Missing from the "fiscal cliff" discussions is any mention of the Pentagon budget. It accounts for half of the funds that Congress appropriates every year, which makes it a good place to look for spending cuts, especially given that the Pentagon loses, wastes or misspends $102 billion a year -- more than the budgets of the State, Interior, Commerce and Justice departments combined.
Military spending doubled from 2001 to 2011, thanks to the wars in Iraq and Afghanistan. The Iraq war is over and U.S. involvement in Afghanistan is winding down, and it's time to collect a peace dividend. The Budget Control Act, which brought us the fiscal cliff, mandates cuts close to $500 billion in Pentagon spending over the next 10 years. That's a good start, but those cuts don't even reduce the overall military budget; they merely slow its rate of increase.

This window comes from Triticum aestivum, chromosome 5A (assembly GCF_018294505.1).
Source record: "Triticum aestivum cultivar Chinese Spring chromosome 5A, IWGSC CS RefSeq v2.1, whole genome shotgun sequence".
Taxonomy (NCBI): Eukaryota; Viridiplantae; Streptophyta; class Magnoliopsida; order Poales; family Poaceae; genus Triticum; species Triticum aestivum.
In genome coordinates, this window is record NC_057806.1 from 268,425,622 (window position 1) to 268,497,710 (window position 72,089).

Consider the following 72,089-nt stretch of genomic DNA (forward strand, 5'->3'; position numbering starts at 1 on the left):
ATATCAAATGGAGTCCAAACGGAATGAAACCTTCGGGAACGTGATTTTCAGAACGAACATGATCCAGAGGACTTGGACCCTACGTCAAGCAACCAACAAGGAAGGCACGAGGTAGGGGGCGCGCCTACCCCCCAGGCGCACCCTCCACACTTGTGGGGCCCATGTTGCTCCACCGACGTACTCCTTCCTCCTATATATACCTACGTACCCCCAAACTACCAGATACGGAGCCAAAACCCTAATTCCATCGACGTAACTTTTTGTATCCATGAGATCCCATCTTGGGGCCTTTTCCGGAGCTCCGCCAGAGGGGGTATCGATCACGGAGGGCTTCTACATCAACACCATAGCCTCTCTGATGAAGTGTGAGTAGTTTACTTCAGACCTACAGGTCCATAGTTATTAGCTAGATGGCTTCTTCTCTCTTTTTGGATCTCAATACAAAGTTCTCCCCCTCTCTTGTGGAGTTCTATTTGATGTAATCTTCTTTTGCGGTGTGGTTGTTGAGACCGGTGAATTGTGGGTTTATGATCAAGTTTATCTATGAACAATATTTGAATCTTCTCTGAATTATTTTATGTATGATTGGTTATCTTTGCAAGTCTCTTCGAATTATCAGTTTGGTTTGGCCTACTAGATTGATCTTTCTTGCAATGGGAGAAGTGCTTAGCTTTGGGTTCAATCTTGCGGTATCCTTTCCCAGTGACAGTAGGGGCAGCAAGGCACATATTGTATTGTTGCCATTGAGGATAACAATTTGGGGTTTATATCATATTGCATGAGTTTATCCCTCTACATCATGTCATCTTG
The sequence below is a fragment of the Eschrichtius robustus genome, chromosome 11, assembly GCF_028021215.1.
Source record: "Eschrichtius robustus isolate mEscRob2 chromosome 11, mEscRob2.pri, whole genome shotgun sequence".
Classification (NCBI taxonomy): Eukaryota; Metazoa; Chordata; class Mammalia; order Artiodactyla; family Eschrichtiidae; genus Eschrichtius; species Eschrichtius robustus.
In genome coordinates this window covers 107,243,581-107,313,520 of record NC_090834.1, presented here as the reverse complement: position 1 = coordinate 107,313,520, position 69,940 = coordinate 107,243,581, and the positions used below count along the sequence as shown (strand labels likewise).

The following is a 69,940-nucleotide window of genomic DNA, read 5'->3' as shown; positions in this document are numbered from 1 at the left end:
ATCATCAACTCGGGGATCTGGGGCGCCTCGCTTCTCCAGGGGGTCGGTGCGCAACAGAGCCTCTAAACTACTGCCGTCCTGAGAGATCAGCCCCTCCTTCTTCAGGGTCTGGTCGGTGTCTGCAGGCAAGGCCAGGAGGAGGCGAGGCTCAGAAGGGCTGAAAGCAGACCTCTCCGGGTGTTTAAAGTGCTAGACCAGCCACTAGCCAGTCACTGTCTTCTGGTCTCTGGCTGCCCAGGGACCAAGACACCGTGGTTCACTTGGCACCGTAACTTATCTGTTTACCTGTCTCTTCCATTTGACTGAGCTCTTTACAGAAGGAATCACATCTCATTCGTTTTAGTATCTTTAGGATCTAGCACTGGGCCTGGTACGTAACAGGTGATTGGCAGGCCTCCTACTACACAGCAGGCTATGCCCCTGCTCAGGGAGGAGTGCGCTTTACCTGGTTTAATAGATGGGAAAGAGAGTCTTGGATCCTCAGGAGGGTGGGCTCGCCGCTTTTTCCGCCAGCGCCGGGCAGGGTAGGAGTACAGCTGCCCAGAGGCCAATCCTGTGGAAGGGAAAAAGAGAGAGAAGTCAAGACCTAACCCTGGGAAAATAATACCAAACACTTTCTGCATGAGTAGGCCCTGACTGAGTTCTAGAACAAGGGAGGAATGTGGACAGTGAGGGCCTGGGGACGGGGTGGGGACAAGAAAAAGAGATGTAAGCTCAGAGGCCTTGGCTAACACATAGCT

The United States spends more than the next 17 countries combined on our military, yet according to the CIA World Factbook, it ranks 50th in infant mortality, behind Belarus and Cuba. Congress -- including Sen. Bob Casey, Sen. Pat Toomey and Pennsylvania's U.S. House members -- should not accept any deficit reduction deal that would increase poverty or income inequality. We hear a lot about asking all segments of society to pay their fair share. It's time for the Pentagon to do just that.